Core Styles

A core style is a component playing style that relates to the overall use of a small number of complementary playing methods that include both complementary attacking and complementary defensive methods.

The main core styles are:

Each of the main core styles is summarised below, with details of the following:

The extent to which it is appropriate for a team to implement each of the listed style-defining methods (including the key primary and secondary methods) depends on player suitability, the overall tactical risk level desired by the team's manager and the preferences of the team’s manager.

Offensive Football

Offensive football is based on pushing up and a high risk mentality in order to create space and restrict space in more advanced areas with a high level of attacking pressure and defensive pressure. This is typically complemented to some extent with wide positioning to further create space in advanced areas by stretching play, high tempo play and closing down to further increase attacking and defensive pressure, and a high line to complete a high defensive block.

Key Primary Methods

Key Secondary Methods

Other Suitable Style-Defining Methods

These higher risk playing methods naturally complement offensive football but they are typically used in moderation to avoid excessively high overall attacking and defensive risk levels.

Typical Passing Range System

Tactical Risk

Offensive football involves taking on a high overall level of attacking risk and defensive risk by focusing more on penetrating space and restricting space. Attacking risk can be balanced to some extent by combining it with short play attacking and defensive risk can be balanced to some extent by combining it with containment defending.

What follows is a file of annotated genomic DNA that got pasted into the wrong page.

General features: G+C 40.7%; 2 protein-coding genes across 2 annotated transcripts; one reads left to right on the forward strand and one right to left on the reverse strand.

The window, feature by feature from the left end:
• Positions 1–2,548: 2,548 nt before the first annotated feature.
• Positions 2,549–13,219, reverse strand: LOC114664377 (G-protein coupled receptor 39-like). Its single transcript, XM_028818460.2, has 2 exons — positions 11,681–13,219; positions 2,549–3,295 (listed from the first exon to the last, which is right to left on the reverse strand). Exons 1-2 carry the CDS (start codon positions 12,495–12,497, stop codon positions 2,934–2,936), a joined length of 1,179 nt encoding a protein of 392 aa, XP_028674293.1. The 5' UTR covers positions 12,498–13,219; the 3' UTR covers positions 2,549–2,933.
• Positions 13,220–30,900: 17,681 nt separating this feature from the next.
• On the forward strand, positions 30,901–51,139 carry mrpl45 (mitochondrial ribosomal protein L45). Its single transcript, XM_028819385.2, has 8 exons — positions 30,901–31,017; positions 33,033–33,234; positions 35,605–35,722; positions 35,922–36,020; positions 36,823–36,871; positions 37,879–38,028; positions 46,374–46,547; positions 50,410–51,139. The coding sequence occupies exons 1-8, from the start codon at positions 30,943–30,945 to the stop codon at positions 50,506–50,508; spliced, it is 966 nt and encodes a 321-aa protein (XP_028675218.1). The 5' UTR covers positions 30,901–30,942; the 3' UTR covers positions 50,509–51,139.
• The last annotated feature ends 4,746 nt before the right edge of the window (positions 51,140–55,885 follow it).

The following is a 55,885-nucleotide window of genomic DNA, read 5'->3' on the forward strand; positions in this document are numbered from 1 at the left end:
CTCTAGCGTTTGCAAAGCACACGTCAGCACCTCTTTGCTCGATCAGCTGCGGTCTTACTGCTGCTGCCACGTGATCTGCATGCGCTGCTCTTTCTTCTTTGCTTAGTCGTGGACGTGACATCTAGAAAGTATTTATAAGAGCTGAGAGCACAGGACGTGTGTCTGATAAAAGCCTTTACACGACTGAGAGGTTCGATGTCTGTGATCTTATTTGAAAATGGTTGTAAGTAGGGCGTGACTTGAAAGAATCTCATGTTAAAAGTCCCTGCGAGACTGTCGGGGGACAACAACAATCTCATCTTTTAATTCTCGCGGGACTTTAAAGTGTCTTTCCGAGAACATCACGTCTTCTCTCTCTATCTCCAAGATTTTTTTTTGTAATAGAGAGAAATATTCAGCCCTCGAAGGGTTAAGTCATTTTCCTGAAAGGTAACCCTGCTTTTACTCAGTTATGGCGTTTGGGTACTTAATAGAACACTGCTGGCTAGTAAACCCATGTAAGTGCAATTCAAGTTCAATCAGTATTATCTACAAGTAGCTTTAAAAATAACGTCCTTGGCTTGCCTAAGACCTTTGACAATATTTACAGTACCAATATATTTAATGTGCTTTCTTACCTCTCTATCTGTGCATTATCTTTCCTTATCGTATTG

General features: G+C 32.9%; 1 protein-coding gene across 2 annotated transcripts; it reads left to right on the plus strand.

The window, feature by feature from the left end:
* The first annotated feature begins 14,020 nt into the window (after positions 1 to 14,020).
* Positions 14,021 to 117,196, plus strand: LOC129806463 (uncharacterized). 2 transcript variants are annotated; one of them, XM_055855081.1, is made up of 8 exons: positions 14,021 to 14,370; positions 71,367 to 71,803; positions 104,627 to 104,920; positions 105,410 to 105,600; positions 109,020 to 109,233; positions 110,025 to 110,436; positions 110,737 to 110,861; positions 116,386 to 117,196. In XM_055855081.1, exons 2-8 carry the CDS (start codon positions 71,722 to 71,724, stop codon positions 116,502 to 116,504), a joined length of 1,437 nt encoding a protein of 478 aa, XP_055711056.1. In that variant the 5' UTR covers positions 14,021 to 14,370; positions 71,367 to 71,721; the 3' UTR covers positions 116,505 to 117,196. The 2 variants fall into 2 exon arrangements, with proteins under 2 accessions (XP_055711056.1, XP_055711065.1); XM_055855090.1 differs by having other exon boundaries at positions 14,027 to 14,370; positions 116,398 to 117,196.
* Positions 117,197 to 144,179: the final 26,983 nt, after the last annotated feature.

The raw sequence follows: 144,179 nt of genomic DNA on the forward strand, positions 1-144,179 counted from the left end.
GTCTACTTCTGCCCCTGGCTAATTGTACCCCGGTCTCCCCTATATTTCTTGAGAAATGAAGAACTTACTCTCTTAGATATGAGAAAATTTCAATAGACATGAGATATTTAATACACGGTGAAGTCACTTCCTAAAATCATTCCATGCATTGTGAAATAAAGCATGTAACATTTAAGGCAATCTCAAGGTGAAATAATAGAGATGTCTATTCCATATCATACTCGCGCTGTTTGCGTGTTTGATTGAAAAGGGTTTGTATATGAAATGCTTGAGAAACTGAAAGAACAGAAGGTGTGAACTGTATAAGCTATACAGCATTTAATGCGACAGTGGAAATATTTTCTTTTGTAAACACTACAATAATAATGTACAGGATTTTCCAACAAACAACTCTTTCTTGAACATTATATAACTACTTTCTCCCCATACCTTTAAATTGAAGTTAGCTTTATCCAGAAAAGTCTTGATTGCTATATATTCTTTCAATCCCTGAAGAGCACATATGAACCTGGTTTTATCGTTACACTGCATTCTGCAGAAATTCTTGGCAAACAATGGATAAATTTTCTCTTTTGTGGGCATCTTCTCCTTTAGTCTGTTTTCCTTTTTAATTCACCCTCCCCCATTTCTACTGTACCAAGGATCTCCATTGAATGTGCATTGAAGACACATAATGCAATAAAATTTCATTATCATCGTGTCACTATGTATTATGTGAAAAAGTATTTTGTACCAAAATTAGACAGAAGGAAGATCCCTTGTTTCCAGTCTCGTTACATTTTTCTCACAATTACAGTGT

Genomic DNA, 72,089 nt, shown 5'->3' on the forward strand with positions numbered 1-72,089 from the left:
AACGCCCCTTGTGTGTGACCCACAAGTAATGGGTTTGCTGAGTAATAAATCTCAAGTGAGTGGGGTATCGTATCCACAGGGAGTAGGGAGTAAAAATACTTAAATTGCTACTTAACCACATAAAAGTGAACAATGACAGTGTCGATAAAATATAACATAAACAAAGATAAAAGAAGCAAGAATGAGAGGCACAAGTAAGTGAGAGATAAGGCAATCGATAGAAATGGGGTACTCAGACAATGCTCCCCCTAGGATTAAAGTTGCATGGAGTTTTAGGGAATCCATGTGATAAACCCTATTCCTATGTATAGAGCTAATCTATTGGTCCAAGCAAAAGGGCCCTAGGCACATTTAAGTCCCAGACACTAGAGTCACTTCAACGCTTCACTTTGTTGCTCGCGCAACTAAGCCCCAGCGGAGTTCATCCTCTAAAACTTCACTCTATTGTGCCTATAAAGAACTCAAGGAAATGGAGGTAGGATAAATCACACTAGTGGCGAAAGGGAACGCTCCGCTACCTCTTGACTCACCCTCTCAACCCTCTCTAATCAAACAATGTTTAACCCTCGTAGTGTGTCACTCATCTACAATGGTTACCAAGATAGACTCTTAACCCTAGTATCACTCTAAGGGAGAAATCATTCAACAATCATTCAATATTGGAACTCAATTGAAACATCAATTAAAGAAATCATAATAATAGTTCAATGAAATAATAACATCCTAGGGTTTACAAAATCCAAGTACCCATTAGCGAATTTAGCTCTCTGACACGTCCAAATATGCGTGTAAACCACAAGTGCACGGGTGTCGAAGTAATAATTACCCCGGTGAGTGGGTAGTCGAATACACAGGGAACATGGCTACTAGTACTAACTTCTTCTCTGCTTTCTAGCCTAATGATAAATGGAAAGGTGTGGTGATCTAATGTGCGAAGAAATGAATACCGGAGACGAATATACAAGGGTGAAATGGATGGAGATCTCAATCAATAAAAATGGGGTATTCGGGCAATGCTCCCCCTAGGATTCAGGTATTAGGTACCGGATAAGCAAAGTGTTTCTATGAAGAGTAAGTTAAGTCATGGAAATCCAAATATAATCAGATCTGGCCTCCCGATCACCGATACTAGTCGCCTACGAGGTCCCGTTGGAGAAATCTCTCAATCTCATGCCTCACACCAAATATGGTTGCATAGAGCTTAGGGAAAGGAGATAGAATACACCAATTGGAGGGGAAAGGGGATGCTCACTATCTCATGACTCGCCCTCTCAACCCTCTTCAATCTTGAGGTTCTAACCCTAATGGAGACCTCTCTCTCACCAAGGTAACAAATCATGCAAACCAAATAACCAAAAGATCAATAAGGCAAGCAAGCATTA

Typical Tactical Roles

Player Suitability

Counter Attacking Football

Counter attacking football is based on sitting deep and a low risk mentality in order to create space in more advanced areas by drawing players forward into deeper areas, and also to protect space in deeper areas. This is typically complemented to some extent with narrow positioning and low tempo play to keep possession in deeper areas more easily, sitting off to further draw players forward and protect space, and a deep line to complete a low defensive block. Penetration typically takes place during breaks.

The concept of counter attacking (rather than the counter attacking football playing style) is explained in the Phases of Play guide.

Key Primary Methods

Key Secondary Methods

Other Suitable Style-Defining Methods

These lower risk playing methods naturally complement counter attacking football but they are typically used in moderation to avoid excessively low overall attacking and defensive risk levels.

Typical Passing Range System

Tactical Risk

Counter attacking football involves taking on a low overall level of attacking risk and defensive risk by focusing more on keeping possession, retaining solidity, protecting space and retaining compactness. Attacking risk can be balanced to some extent by combining it with direct play attacking and defensive risk can be balanced to some extent by combining it with pressing defending.

Typical Tactical Roles

Player Suitability